Allen, 40, said before nationals that he is eyeing the 2026 Milan-Cortina Winter Olympics, according to the Minneapolis Star Tribune.

“I thought curling was going to be a lot easier than it was,” Allen, whose team at the last nationals in 2021 went 0-9, told the newspaper. “But I’m one of those guys who, once I start something, I’m going to see it through. Our goal at nationals is to beat as many teams as we possibly can and see where we land.”

How big of an upset was Sunday’s result? Ken Pomeroy rated Smith’s team fifth in the eight-team field before the tournament, while he had Shuster’s team second behind Korey Dropkin.

Shuster’s team won the last three nationals that they entered, plus the last two Olympic Trials since the bulk of the team formed for the 2015 season. Shuster went 11-0 at his last nationals in 2020, then 11-2 at the 2022 Olympic Trials, where the younger Dropkin beat him twice but ultimately lost in the finals series.

Allen was first linked to serious curling in February 2018 via U.S. Hockey Hall of Famer Lou Nanne on a Minnesota ESPN radio show. Nanne said Allen told him at a dinner.

“[Allen] says, ‘I’m giving myself four years to make the Olympic curling team,’” said Nanne, a 1968 U.S. Olympian.

Allen, along with retired quarterback Marc Bulger, first played on a team with 2010 Olympian John Benton and fellow veteran curler Hunter Clawson.

Allen’s new team includes Smith, who played on the 2010 Olympic team skipped by Shuster, Clawson and Dominik Maerki.

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U.S. Alpine skiers wear climate change-themed race suits at world championships

U.S. Alpine Skiing Team Race Suit
Images via Kappa
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Looking cool is just the tip of the iceberg for Mikaela Shiffrin, Travis Ganong and the rest of the U.S. ski team when they debut new race suits at the world championships.

Even more, they want everyone thinking about climate change.

The team’s predominantly blue-and-white suits depict an image of ice chunks floating in the ocean. It’s a concept based on a satellite photo of icebergs breaking due to high temperatures. The suit was designed in collaboration with Kappa, the team’s technical apparel sponsor, and the nonprofit organization Protect Our Winters (POW).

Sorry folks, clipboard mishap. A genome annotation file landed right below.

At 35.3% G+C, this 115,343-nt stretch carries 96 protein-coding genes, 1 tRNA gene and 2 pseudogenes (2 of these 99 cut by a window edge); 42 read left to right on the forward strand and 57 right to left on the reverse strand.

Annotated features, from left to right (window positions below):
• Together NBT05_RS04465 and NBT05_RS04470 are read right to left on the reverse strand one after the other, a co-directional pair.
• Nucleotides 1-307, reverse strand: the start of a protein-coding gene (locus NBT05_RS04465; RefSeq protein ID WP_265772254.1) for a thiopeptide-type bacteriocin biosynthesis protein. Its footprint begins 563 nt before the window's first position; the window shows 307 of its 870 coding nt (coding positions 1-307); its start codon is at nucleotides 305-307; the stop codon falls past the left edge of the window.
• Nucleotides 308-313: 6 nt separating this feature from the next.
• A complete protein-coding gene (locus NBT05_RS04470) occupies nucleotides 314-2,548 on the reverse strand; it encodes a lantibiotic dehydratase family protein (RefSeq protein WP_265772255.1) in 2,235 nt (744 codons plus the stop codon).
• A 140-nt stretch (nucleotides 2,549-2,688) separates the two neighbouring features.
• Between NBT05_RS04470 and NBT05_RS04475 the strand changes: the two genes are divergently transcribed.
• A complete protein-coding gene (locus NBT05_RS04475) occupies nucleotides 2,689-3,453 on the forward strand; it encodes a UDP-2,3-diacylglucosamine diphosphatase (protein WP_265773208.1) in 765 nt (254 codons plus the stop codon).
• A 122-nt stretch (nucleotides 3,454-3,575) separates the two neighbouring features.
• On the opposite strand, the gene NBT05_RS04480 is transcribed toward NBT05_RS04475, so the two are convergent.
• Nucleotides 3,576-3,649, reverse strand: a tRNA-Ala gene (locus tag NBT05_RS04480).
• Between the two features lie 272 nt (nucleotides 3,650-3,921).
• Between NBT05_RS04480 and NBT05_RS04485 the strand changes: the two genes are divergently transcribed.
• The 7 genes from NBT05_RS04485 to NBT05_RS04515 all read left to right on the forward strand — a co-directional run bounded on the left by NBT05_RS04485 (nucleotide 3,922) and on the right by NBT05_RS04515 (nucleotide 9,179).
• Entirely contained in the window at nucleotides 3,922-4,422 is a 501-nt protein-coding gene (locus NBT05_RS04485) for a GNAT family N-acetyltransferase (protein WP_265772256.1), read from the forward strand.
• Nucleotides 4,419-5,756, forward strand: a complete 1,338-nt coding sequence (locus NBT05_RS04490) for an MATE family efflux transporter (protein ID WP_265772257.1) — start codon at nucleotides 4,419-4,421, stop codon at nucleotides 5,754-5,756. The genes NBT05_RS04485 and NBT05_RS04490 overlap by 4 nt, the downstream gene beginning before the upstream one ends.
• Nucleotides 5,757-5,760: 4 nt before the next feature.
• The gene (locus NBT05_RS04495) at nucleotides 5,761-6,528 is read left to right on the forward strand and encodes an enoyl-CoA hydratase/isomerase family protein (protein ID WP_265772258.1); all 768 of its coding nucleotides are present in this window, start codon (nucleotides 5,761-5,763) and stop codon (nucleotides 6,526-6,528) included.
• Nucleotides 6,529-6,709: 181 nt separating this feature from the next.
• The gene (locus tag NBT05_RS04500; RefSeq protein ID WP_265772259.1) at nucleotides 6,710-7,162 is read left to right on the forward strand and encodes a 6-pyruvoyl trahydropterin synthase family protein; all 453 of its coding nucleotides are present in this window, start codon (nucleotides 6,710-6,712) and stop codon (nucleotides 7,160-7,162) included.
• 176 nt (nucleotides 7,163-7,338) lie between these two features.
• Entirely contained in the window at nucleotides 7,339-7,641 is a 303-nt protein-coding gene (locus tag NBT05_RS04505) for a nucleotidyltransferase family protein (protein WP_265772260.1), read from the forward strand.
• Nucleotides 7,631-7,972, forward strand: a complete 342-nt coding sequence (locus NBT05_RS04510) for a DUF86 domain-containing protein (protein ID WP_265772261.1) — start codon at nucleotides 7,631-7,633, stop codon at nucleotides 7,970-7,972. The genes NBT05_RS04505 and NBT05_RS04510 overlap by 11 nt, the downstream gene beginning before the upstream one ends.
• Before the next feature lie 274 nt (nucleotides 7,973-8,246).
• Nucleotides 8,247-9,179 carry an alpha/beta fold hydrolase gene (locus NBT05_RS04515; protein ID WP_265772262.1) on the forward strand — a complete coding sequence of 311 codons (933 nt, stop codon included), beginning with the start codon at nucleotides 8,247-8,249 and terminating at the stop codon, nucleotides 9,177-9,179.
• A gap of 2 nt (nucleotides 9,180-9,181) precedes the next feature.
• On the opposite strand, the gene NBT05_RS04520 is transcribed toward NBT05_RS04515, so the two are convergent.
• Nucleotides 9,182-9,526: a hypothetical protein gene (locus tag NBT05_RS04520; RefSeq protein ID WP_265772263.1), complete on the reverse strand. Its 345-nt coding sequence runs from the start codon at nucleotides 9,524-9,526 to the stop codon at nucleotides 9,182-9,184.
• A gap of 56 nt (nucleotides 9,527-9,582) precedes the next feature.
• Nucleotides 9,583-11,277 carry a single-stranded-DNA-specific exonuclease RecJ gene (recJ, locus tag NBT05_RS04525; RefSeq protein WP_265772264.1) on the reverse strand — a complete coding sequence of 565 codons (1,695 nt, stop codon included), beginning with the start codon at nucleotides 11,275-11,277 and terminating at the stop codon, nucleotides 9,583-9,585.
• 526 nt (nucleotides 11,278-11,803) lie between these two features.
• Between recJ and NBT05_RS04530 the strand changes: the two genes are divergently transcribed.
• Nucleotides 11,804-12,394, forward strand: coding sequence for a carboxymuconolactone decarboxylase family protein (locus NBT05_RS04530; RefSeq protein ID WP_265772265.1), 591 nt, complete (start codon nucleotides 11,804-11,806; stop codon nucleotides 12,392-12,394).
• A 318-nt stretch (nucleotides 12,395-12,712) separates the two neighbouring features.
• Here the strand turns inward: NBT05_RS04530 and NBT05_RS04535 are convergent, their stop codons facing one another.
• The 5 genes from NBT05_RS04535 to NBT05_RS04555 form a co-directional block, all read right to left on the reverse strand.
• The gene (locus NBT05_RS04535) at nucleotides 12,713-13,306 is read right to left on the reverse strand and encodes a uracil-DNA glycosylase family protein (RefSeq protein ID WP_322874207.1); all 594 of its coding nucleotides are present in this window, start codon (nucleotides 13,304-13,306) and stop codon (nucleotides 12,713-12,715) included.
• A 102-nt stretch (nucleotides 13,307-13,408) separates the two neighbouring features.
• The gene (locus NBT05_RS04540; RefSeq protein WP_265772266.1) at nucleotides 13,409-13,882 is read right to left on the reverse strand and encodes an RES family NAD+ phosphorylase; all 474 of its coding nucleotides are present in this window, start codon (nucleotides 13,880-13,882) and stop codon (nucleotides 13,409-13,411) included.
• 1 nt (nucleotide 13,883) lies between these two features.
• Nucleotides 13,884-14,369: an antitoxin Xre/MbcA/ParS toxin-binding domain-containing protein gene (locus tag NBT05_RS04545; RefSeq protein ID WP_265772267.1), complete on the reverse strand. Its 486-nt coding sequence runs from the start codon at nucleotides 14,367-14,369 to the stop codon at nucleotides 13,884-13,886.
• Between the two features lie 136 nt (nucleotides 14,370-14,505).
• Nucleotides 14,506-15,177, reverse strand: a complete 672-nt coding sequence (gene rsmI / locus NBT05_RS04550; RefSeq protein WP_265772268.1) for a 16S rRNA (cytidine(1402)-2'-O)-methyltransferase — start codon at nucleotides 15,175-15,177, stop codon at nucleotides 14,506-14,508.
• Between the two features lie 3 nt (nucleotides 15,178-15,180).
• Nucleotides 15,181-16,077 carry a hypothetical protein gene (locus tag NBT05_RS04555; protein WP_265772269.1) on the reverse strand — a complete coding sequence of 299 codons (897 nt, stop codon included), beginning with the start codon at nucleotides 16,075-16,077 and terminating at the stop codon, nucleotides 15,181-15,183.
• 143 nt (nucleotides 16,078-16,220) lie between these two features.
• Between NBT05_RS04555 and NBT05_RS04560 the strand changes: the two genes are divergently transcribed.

The Americans will wear the suits throughout the world championships in Courchevel and Meribel, France, which started Monday with a women’s Alpine combined race and end Feb. 19.

“Although a race suit is not solving climate change, it is a move to continue the conversation and show that U.S Ski & Snowboard and its athletes are committed to being a part of the future,” said Sophie Goldschmidt, the president and CEO of U.S. Ski & Snowboard.

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Global warming has become a cold, hard reality in ski racing, with mild temperatures and a lack of snow leading to the postponement of several World Cup events this winter.

“I’m just worried about a future where there’s no more snow. And without snow, there’s no more skiing,” said Ganong, who grew up skiing at Lake Tahoe in California. “So this is very near and dear to me.”

What alarms Ganong is seeing the stark year-to-year changes to some of the World Cup circuit’s most storied venues.

“I mean, it’s just kind of scary, looking at how on the limit (these events) are even to being possible anymore,” said Ganong, who’s been on the U.S. team since 2006. “Places like Kitzbuehel (Austria), there’s so much history and there’s so much money involved with that event that they do whatever they can to host the event.

“But that brings up a whole other question about sustainability as well: Is that what we should be doing? … What kind of message do we need show to the public, to the world, about how our sport is adapting to this new world we live in?”

The suits feature a POW patch on the neck and the organization’s snowflake logo on the leg.

“By coming together, we can educate and mobilize our snowsports community to push for the clean energy technologies and policies that will most swiftly reduce emissions and protect the places we live and the lifestyles we love,” according to a statement from executive director Mario Molina, whose organization includes athletes, business leaders and scientists who are trying to protect places from climate change.

Ganong said a group of ski racers are releasing a letter to the International Ski Federation (FIS), with the hope the governing body will take a stronger stance on sustainability and climate change.

“They should be at the forefront of trying to adapt to this new world, and try to make it better, too,” Ganong said.

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U.S. Alpine Skiing Team Race Suit